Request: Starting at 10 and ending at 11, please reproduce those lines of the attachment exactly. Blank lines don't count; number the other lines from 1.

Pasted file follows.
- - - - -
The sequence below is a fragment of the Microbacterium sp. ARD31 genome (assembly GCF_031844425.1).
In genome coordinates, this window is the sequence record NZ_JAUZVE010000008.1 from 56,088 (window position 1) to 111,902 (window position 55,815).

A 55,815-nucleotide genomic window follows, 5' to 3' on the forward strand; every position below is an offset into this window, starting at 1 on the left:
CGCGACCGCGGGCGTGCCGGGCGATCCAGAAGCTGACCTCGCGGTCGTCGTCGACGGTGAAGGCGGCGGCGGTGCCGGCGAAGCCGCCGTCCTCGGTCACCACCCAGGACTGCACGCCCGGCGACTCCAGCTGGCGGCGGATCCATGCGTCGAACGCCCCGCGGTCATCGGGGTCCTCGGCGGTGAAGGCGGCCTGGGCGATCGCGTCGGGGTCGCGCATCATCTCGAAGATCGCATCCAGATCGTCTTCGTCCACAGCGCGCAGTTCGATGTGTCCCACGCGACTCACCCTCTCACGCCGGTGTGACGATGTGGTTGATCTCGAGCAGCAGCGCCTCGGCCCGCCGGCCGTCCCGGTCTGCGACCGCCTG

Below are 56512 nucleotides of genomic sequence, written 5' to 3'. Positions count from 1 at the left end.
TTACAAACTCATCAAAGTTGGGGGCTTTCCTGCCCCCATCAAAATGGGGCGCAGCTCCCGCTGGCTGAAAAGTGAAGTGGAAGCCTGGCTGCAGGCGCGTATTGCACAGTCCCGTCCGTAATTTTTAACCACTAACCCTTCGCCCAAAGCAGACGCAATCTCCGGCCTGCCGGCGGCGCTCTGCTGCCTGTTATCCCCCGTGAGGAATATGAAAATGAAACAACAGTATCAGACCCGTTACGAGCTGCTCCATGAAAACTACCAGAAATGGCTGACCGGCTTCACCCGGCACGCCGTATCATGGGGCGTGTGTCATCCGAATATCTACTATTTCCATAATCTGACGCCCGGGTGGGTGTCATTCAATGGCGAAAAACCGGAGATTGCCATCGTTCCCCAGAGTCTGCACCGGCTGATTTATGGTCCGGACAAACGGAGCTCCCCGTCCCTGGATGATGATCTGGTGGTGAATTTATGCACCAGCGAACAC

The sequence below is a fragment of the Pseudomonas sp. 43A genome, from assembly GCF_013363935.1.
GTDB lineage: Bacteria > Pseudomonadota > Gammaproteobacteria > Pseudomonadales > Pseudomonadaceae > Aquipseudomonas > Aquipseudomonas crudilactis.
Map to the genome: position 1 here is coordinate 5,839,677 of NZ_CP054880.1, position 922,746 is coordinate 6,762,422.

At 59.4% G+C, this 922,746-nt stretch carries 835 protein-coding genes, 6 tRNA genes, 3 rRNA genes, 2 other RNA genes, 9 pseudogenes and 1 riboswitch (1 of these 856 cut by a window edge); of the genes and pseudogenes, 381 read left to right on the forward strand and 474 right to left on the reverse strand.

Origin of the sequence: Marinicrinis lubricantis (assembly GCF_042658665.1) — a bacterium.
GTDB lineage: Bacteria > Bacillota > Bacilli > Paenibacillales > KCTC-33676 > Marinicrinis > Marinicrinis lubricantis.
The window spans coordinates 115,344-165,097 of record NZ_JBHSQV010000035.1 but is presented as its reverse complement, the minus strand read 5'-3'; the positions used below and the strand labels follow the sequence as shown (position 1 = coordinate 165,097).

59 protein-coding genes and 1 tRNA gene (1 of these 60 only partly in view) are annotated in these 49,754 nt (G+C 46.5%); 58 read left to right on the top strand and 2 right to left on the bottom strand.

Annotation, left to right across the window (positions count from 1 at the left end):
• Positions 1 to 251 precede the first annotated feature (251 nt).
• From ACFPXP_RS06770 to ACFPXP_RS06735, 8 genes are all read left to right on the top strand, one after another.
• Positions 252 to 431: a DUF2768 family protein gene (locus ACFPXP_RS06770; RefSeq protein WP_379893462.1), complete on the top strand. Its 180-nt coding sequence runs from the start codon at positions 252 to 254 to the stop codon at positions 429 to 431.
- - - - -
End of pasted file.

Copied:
At 59.4% G+C, this 922,746-nt stretch carries 835 protein-coding genes, 6 tRNA genes, 3 rRNA genes, 2 other RNA genes, 9 pseudogenes and 1 riboswitch (1 of these 856 cut by a window edge); of the genes and pseudogenes, 381 read left to right on the forward strand and 474 right to left on the reverse strand.

Origin of the sequence: Marinicrinis lubricantis (assembly GCF_042658665.1) — a bacterium.